We are now, simply, Redis
Count-min sketch (also called CM sketch) is a probabilistic data structure that’s extremely useful once you grasp how it works and, more importantly, how to use it.
Fortunately, CM sketch’s simple characteristics make it relatively easy for novices to understand (turns out many of my friends were unable to follow along with last month’s Top-K blog).
CM sketch has been a Redis module for several years and was recently rewritten as part of the RedisBloom module v2.0. But before we dive into CM sketch, it is important to understand why you’d use any probabilistic data structure. In the triangle of speed, space, and accuracy, probabilistic data structures sacrifice some accuracy to gain space—potentially a lot of space! The effect on speed varies based on algorithms and set sizes.
The right probabilistic data structure allows you to keep only part of the information in your dataset in exchange for reduced accuracy. Of course, in many cases (bank accounts, for example), reduced accuracy is unacceptable. But for recommending a movie or showing ads to website users, the cost of a relatively rare mistake is low and the space savings could be substantial.
Basically, CM sketch works by aggregating the count of all items in your dataset into several counter arrays. Upon a query, it returns the item’s minimum count of all arrays, which promises to minimize the count inflation caused by collisions. Items with a low appearance rate or score (“mouse flows”) have a count below the error rate, so you lose any data about their real count and they are treated as noise. Items with a high appearance rate or score (“elephant flows”), simply use the count received. Considering CM sketch’s size is constant and it can be used for an infinite number of items, you can see the potential for huge savings in storage space.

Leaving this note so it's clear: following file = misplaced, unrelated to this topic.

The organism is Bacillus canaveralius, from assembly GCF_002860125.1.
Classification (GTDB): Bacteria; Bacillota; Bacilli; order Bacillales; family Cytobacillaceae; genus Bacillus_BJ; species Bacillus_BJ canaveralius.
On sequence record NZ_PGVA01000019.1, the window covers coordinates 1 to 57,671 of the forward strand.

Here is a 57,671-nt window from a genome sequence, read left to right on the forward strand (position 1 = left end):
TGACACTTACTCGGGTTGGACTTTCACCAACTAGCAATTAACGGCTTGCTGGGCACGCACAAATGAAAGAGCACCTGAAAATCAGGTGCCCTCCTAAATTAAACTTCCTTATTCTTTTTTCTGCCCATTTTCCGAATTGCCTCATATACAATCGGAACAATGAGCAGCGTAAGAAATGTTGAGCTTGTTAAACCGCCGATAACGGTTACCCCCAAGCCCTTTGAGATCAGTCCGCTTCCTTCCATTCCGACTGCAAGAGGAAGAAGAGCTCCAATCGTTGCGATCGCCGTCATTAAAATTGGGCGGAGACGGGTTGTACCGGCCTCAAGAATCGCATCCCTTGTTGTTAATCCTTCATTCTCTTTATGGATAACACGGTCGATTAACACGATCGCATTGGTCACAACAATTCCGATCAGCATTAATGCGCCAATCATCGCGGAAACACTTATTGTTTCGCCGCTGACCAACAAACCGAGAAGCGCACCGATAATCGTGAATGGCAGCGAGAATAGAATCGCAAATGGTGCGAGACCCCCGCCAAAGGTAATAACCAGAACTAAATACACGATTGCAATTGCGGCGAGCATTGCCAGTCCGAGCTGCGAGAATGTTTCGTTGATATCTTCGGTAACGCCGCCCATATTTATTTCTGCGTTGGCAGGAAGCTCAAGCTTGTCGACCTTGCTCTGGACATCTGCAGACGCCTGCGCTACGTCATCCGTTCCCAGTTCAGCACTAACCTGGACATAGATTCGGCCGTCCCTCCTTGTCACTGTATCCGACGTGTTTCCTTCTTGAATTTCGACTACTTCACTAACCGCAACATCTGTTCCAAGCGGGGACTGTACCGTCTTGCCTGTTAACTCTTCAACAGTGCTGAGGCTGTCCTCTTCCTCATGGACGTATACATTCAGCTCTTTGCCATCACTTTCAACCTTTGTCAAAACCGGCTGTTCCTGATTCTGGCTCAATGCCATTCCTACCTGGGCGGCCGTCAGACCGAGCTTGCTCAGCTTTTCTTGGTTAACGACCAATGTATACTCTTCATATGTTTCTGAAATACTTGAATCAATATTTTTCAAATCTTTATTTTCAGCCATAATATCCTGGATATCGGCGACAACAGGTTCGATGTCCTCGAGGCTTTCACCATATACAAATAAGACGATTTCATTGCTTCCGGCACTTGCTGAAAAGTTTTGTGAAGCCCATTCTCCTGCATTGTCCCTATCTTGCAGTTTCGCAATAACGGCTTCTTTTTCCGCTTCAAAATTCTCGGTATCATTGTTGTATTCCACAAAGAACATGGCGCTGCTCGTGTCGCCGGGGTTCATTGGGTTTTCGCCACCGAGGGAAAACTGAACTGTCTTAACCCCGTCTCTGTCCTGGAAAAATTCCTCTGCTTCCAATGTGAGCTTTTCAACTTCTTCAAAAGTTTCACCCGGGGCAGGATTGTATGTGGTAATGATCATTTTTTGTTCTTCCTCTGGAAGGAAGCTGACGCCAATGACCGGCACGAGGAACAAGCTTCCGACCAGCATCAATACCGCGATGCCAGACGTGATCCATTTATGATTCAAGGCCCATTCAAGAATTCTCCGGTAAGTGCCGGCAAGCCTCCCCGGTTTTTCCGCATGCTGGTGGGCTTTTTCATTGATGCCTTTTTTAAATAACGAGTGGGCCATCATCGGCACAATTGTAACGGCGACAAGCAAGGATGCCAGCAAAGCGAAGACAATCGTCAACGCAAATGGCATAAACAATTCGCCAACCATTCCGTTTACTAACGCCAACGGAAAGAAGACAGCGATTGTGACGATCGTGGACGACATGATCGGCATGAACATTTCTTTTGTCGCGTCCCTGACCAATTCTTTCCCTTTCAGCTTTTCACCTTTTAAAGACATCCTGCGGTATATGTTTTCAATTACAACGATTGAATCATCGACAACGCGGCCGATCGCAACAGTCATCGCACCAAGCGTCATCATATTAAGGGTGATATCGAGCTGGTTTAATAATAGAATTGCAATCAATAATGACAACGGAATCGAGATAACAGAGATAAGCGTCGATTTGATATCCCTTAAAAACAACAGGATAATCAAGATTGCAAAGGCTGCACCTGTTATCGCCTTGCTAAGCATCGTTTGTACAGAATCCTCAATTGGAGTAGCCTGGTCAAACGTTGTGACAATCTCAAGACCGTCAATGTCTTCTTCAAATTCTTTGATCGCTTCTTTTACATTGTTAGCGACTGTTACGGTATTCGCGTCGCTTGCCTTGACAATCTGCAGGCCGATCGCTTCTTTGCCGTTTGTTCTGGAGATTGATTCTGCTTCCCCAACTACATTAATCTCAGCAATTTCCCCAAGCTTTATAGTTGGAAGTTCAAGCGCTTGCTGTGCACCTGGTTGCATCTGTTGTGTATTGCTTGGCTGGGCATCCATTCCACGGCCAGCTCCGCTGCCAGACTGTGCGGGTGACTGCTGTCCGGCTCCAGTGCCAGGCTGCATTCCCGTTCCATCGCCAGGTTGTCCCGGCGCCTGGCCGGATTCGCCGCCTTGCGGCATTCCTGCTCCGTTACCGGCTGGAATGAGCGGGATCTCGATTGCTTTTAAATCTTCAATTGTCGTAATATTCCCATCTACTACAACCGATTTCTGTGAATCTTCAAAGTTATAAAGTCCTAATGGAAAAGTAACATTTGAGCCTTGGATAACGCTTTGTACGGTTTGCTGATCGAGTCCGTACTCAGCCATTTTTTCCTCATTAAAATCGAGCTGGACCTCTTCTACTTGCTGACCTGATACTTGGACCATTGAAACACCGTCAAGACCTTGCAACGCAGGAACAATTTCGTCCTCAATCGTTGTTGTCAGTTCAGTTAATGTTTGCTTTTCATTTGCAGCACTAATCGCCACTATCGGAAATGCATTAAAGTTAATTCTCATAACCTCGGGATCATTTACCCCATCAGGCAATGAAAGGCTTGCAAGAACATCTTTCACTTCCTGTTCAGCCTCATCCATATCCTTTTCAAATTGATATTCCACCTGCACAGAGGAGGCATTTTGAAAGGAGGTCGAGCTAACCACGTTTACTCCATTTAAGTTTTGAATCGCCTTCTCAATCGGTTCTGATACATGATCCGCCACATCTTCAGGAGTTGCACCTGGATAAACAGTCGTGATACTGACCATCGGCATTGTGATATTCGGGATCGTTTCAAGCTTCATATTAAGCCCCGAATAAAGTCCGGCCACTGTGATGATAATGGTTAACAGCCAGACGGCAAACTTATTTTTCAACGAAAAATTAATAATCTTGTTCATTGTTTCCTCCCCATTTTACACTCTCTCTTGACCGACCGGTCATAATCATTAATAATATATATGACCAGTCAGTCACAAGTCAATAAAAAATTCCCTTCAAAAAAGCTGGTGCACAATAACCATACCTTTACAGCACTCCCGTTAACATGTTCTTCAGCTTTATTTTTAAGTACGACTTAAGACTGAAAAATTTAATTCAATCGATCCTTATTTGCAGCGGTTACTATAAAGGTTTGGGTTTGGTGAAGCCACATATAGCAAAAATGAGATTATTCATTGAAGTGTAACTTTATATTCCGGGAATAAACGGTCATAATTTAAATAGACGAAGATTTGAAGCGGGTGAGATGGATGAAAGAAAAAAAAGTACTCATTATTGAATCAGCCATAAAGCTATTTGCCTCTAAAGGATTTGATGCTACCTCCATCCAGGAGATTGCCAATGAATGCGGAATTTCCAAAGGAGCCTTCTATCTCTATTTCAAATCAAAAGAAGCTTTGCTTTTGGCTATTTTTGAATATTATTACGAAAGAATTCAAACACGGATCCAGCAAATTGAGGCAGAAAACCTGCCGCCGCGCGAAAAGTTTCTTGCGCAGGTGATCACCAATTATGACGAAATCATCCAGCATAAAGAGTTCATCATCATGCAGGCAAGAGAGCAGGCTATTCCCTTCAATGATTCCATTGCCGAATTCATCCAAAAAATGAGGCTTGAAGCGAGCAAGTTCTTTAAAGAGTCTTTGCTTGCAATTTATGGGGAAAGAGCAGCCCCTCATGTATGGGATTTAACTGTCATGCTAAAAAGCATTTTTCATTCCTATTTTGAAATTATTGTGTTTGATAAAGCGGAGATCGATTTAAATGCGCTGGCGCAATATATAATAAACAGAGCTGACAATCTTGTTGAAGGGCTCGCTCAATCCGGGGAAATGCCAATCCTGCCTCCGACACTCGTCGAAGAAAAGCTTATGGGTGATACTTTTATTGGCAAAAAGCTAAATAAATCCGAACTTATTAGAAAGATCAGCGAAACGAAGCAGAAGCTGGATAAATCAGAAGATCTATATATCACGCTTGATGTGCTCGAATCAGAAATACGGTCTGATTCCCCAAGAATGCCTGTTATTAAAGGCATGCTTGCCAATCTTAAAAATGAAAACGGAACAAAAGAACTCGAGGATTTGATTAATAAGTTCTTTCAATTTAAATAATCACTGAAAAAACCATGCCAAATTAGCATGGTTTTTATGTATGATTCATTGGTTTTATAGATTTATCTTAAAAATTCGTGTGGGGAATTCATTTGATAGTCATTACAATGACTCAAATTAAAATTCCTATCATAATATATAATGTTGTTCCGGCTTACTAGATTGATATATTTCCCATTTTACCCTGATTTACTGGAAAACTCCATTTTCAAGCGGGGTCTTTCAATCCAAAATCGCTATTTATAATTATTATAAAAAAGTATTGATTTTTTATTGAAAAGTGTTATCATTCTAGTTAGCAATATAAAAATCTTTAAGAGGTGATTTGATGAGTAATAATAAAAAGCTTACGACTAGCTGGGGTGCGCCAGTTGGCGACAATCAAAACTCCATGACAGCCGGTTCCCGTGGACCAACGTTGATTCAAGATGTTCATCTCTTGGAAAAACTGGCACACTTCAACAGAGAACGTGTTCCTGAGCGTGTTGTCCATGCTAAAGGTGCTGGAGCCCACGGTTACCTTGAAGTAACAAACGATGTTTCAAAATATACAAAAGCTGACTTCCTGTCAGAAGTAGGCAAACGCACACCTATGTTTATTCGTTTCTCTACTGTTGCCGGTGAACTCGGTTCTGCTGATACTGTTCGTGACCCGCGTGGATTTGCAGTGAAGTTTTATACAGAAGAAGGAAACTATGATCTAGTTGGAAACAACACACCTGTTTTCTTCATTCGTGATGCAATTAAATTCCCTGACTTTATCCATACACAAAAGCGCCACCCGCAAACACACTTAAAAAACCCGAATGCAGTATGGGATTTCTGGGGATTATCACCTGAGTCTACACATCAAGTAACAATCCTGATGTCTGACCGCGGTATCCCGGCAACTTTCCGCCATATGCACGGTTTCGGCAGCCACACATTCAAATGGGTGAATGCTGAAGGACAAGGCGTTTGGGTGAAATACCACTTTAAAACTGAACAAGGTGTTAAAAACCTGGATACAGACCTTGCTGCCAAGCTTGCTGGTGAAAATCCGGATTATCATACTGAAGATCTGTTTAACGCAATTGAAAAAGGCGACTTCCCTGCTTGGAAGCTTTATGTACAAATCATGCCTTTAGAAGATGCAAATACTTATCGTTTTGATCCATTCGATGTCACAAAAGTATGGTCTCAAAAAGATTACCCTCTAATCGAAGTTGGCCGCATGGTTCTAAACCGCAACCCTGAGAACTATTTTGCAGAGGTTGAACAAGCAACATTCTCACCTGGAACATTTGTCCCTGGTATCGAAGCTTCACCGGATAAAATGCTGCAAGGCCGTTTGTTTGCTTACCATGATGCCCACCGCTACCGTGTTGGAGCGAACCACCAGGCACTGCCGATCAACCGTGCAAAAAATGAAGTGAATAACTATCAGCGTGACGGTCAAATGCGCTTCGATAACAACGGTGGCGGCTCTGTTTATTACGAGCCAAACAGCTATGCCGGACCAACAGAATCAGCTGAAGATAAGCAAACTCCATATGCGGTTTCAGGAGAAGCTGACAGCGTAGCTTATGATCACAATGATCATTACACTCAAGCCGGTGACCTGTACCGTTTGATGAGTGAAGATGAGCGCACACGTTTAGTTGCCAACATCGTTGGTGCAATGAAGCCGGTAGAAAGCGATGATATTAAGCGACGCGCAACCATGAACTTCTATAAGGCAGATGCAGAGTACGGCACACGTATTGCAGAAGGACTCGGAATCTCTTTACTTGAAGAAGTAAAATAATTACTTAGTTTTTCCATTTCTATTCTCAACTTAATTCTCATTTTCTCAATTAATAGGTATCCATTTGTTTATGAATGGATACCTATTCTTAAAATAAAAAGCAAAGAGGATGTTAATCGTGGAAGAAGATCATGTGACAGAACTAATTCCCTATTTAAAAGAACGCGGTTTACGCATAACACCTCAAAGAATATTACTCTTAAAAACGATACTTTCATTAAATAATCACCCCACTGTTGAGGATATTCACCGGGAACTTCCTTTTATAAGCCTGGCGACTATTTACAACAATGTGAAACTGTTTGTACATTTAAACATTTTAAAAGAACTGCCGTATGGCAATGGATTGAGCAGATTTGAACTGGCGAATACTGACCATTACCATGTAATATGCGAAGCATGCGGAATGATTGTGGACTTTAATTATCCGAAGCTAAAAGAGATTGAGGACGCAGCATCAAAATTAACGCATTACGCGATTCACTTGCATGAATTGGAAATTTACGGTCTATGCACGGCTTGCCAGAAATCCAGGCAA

For background, sketches are a class of data structures and their accompanying algorithms. They capture the nature of your data in order to answer questions about it, while using constant or sublinear space. CM sketch was described by Graham Cormode and S. Muthu Muthukrishnan in a 2005 paper called “An Improved Data Stream Summary: The Count-Min Sketch and its Applications.”
CM sketch uses several arrays of counters to support its primary use cases. Let’s call the number of arrays “depth” and the number of counters in each array “width.”
Whenever we receive an item, we use a hash function (which turns an element—a word, sentence, number, or binary—into a number that can be used as a location in the set/array or as a fingerprint) to calculate the location of the item and increase that counter for each array. Each of the associated counters has a value equal to or higher than the real value of the item. When we make an inquiry, we go through all the arrays with the same hash functions and fetch the counter associated with our item. We then return the minimum value we encountered, since we know our values are inflated (or equal).
Even though we know that many items contribute to most counters, because of natural collisions (when different items receive the same location), we accept the ‘noise’ as long as it remains within our desired error rate.
Now that we understand the behavior of CM sketch, what can we do with this little beast? Here are some common use cases:
In RedisBloom, the API for CM sketch is simple and easy:
The following commands were used to create the animated example at the top of this post:
As you can see, the value of ‘Redis’ is 4 instead of 3. This behavior is expected, since in CM sketch, the count of an item is likely to be inflated.
If you enjoyed this post or want to know more about probabilistic data structures, please feel free to contact me.